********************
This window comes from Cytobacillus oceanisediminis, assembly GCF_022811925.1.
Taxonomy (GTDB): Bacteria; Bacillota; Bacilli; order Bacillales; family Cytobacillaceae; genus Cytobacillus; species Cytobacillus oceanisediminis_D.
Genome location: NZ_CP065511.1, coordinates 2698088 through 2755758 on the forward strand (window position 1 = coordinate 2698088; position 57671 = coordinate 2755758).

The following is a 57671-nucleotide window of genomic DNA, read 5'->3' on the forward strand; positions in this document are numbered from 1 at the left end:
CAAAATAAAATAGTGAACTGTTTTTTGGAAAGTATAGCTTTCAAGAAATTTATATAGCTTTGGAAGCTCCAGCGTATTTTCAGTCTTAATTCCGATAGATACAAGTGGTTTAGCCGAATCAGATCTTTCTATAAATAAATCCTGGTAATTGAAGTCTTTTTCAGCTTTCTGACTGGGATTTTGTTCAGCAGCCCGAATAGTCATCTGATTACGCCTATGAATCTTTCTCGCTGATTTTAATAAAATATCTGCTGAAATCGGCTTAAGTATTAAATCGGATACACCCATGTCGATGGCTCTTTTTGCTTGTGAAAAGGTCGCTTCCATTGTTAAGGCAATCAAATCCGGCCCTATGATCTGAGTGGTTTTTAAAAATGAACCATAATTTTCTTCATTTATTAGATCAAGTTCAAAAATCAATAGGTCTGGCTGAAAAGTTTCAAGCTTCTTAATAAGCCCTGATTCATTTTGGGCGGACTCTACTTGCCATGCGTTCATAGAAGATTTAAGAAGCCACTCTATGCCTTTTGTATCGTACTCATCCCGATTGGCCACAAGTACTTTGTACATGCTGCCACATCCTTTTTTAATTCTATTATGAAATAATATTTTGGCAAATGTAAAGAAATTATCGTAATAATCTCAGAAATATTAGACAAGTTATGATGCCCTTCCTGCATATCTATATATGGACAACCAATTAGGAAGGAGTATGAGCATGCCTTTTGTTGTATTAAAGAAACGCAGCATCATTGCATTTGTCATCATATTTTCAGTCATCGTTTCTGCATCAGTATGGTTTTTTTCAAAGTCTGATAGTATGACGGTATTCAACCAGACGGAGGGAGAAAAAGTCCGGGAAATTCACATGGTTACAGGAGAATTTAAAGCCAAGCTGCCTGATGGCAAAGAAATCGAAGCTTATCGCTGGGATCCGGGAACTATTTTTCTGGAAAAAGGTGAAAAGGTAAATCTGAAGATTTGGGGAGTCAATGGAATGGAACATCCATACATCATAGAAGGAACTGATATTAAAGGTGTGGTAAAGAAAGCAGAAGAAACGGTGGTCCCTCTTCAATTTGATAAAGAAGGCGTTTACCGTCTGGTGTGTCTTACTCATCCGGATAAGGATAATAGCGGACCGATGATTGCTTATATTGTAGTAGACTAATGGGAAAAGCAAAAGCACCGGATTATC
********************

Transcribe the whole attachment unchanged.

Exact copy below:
This window comes from Cytobacillus oceanisediminis, assembly GCF_022811925.1.
Taxonomy (GTDB): Bacteria; Bacillota; Bacilli; order Bacillales; family Cytobacillaceae; genus Cytobacillus; species Cytobacillus oceanisediminis_D.
Genome location: NZ_CP065511.1, coordinates 2698088 through 2755758 on the forward strand (window position 1 = coordinate 2698088; position 57671 = coordinate 2755758).

The following is a 57671-nucleotide window of genomic DNA, read 5'->3' on the forward strand; positions in this document are numbered from 1 at the left end:
CAAAATAAAATAGTGAACTGTTTTTTGGAAAGTATAGCTTTCAAGAAATTTATATAGCTTTGGAAGCTCCAGCGTATTTTCAGTCTTAATTCCGATAGATACAAGTGGTTTAGCCGAATCAGATCTTTCTATAAATAAATCCTGGTAATTGAAGTCTTTTTCAGCTTTCTGACTGGGATTTTGTTCAGCAGCCCGAATAGTCATCTGATTACGCCTATGAATCTTTCTCGCTGATTTTAATAAAATATCTGCTGAAATCGGCTTAAGTATTAAATCGGATACACCCATGTCGATGGCTCTTTTTGCTTGTGAAAAGGTCGCTTCCATTGTTAAGGCAATCAAATCCGGCCCTATGATCTGAGTGGTTTTTAAAAATGAACCATAATTTTCTTCATTTATTAGATCAAGTTCAAAAATCAATAGGTCTGGCTGAAAAGTTTCAAGCTTCTTAATAAGCCCTGATTCATTTTGGGCGGACTCTACTTGCCATGCGTTCATAGAAGATTTAAGAAGCCACTCTATGCCTTTTGTATCGTACTCATCCCGATTGGCCACAAGTACTTTGTACATGCTGCCACATCCTTTTTTAATTCTATTATGAAATAATATTTTGGCAAATGTAAAGAAATTATCGTAATAATCTCAGAAATATTAGACAAGTTATGATGCCCTTCCTGCATATCTATATATGGACAACCAATTAGGAAGGAGTATGAGCATGCCTTTTGTTGTATTAAAGAAACGCAGCATCATTGCATTTGTCATCATATTTTCAGTCATCGTTTCTGCATCAGTATGGTTTTTTTCAAAGTCTGATAGTATGACGGTATTCAACCAGACGGAGGGAGAAAAAGTCCGGGAAATTCACATGGTTACAGGAGAATTTAAAGCCAAGCTGCCTGATGGCAAAGAAATCGAAGCTTATCGCTGGGATCCGGGAACTATTTTTCTGGAAAAAGGTGAAAAGGTAAATCTGAAGATTTGGGGAGTCAATGGAATGGAACATCCATACATCATAGAAGGAACTGATATTAAAGGTGTGGTAAAGAAAGCAGAAGAAACGGTGGTCCCTCTTCAATTTGATAAAGAAGGCGTTTACCGTCTGGTGTGTCTTACTCATCCGGATAAGGATAATAGCGGACCGATGATTGCTTATATTGTAGTAGACTAATGGGAAAAGCAAAAGCACCGGATTATC